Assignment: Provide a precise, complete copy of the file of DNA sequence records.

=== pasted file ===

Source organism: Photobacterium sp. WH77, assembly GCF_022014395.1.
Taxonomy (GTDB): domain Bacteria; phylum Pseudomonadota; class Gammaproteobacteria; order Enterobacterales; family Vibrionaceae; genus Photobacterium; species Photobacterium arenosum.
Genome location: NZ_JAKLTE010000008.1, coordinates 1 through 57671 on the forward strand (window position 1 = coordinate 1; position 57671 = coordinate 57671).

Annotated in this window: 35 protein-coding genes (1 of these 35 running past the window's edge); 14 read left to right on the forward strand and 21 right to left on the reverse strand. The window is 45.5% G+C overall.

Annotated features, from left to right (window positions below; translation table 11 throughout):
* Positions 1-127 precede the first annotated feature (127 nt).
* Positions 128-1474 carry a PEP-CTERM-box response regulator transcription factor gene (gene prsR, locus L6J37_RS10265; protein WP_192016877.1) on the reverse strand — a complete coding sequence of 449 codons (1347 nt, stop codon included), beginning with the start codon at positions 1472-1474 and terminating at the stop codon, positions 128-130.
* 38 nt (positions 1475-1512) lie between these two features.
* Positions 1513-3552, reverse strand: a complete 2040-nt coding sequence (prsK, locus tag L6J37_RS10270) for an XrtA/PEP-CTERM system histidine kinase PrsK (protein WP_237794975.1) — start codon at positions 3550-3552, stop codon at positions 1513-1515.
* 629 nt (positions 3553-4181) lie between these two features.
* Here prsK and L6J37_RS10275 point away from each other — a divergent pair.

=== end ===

Source organism: Photobacterium sp. WH77, assembly GCF_022014395.1.
Taxonomy (GTDB): domain Bacteria; phylum Pseudomonadota; class Gammaproteobacteria; order Enterobacterales; family Vibrionaceae; genus Photobacterium; species Photobacterium arenosum.
Genome location: NZ_JAKLTE010000008.1, coordinates 1 through 57671 on the forward strand (window position 1 = coordinate 1; position 57671 = coordinate 57671).

Annotated in this window: 35 protein-coding genes (1 of these 35 running past the window's edge); 14 read left to right on the forward strand and 21 right to left on the reverse strand. The window is 45.5% G+C overall.

Annotated features, from left to right (window positions below; translation table 11 throughout):
* Positions 1-127 precede the first annotated feature (127 nt).
* Positions 128-1474 carry a PEP-CTERM-box response regulator transcription factor gene (gene prsR, locus L6J37_RS10265; protein WP_192016877.1) on the reverse strand — a complete coding sequence of 449 codons (1347 nt, stop codon included), beginning with the start codon at positions 1472-1474 and terminating at the stop codon, positions 128-130.
* 38 nt (positions 1475-1512) lie between these two features.
* Positions 1513-3552, reverse strand: a complete 2040-nt coding sequence (prsK, locus tag L6J37_RS10270) for an XrtA/PEP-CTERM system histidine kinase PrsK (protein WP_237794975.1) — start codon at positions 3550-3552, stop codon at positions 1513-1515.
* 629 nt (positions 3553-4181) lie between these two features.
* Here prsK and L6J37_RS10275 point away from each other — a divergent pair.